Skip to content

ABAC mourns passing of Arts Connection founder Syd Blackmarr


TIFTON-Syd Blackmarr, founder of Abraham Baldwin Agricultural College’s arts series and a recognized statewide champion of the arts, passed away Tuesday.

Blackmarr promoted the arts in Tift County for nearly 50 years, beginning in 1976 when she founded the Arts Experiment Station at ABAC. Its mission was to study what arts opportunities were available in South Georgia. She was retained by Abraham Baldwin Agricultural College to create an arts series to increase those opportunities. That effort, which later became known as the ABAC Arts Connection, is about to kick off the 2023-2024 season of concerts, plays, and lectures.

“Syd Blackmarr inspired so many through her passion for the arts,” said ABAC President Tracy Brundage. “She will certainly be missed but her legacy will continue to have an impact here at ABAC and far beyond. She made our community a more beautiful place.”

Wayne Jones, director of the Arts Connection, said that Blackmarr’s true impact on Tifton and all of South Georgia cannot be accurately measured.

“Her accomplishments are too broad to name,” Jones said. “She was a huge driving force in the establishment of the arts in South Georgia, and really statewide. She brought so many different things to our area for many years, including arts in education performances, taking arts into schools, and she was instrumental in establishing the arts in many of the surrounding counties and communities.”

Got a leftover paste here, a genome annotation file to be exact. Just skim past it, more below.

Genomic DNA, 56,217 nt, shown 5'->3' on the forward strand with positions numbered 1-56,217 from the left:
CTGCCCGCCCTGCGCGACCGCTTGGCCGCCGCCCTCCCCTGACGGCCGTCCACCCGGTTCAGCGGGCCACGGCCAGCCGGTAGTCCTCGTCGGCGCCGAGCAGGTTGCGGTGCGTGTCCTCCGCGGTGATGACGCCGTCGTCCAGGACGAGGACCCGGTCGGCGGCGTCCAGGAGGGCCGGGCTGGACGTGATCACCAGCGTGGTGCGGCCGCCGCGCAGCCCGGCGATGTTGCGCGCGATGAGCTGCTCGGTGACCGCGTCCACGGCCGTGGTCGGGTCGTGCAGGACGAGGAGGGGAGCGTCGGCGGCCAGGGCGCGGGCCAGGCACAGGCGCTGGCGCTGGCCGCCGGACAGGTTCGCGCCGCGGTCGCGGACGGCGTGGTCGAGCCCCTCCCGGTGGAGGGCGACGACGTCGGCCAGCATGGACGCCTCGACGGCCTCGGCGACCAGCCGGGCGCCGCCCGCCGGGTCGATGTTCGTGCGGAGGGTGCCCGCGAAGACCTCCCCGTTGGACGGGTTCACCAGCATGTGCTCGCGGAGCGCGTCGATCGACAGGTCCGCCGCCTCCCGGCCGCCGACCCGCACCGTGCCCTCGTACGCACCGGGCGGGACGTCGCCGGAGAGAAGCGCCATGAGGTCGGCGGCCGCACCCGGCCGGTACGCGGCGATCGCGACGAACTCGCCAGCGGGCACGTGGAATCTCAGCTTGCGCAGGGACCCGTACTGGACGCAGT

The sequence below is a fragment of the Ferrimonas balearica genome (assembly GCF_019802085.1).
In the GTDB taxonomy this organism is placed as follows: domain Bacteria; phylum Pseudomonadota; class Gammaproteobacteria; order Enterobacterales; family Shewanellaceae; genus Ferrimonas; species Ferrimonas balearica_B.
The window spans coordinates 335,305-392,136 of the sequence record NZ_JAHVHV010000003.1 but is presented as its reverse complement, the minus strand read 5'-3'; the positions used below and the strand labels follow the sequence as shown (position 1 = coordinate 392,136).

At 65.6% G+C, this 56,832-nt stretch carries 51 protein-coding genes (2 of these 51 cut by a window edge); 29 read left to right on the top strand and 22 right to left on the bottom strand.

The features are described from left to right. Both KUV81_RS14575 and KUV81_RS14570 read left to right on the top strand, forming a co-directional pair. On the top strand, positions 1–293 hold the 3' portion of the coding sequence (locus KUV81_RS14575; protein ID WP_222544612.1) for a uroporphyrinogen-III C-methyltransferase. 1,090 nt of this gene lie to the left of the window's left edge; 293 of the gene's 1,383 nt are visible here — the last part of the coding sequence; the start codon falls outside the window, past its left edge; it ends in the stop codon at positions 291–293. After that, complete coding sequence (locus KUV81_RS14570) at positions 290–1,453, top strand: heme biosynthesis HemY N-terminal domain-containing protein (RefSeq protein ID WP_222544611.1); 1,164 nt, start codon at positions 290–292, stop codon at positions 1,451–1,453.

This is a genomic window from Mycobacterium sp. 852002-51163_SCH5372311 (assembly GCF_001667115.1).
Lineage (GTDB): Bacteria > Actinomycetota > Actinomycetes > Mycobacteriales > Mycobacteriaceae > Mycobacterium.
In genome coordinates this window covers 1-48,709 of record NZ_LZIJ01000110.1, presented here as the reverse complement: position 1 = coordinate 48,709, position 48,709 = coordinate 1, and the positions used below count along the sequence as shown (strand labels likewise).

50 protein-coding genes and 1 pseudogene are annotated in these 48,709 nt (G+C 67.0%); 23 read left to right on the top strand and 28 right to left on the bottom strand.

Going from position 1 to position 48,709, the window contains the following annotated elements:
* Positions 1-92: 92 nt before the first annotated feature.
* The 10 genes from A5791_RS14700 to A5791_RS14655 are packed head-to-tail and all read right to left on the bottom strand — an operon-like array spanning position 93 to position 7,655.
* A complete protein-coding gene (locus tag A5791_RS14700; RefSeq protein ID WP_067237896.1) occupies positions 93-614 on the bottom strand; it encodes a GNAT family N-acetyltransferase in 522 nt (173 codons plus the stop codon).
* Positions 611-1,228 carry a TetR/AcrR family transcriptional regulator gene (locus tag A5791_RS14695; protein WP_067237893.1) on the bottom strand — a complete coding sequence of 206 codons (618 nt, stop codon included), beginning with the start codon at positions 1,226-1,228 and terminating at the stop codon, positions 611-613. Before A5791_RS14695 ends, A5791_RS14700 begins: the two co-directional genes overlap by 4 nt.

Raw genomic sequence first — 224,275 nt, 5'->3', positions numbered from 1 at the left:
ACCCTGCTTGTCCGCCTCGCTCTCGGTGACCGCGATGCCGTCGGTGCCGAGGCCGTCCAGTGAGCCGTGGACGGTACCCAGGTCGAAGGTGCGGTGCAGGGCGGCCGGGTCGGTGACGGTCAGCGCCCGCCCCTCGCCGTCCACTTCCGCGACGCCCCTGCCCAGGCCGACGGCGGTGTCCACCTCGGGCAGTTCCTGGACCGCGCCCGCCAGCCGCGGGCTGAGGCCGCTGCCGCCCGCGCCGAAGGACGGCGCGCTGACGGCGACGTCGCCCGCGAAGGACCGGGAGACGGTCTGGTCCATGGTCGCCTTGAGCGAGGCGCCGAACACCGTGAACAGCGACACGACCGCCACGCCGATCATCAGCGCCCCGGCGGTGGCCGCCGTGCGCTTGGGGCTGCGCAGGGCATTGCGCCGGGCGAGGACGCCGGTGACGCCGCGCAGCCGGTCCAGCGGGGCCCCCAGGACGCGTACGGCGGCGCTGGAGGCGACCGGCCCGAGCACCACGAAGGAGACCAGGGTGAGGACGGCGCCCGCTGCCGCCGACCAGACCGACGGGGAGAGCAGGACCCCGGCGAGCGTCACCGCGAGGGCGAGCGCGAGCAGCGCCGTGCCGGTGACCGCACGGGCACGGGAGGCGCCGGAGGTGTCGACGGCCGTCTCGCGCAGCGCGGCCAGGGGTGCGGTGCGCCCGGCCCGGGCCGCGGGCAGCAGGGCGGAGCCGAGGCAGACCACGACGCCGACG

Nicknamed Tifton’s “Queen of Arts”, Blackmarr was a leading force in creating the Love Affair fine arts festival, one of Georgia’s premiere fine arts festivals which ran from 1983 until 2014. Jones said that idea started in 1980 to expose children to the arts and included live demonstrations so that children could see art being created. That evolved into the Love Affair, which Jones said had a huge impact for the area.

Blackmarr founded the Arts and Entertainment Series during her time at the Arts Experiment Station, which brought live performances to Tifton and at least eight surrounding counties, according to Jones.

“She brought people together continually to create an atmosphere the arts could thrive in,” Jones said. “The formation of that multi-county cooperative was one of the most unique things she did. And as a result, so many of those communities have grown and have their own arts programs now.”

Jones said that late in her career, Blackmarr helped save the old First Methodist Church on Love Avenue and turn it into what is now home of the Tifton Council for the Arts. That building was renamed the Syd Blackmarr Arts Center in 2022 to honor her tireless dedication to the arts. The Tifton Council for the Arts continues her vision of making the arts accessible to everyone.

“She was a huge mentor for me over the last seven years,” said Joy Yost, executive director of the Tifton Council for the Arts. “She guided me and helped me understand the impact the arts have on lives, how they improve the quality of life for everyone in our small town.”

Yost said that the arts was Blackmarr’s heart and soul, and that she is thankful that Blackmarr instilled in her a vision for what the arts could be in the community.

“She was just asking me this past weekend about attending our long-range planning meeting,” Yost said. “She attended every event and exhibition we held, even if she couldn’t be there when the crowds were there. She was in it until the very end.”


Among the many honors Syd Blackmarr received was the 2014 Governor’s Award for the Arts and Humanities. She was presented with the award at the state capitol by former Georgia governor Nathan Deal and his wife Sandra.

Leave a Comment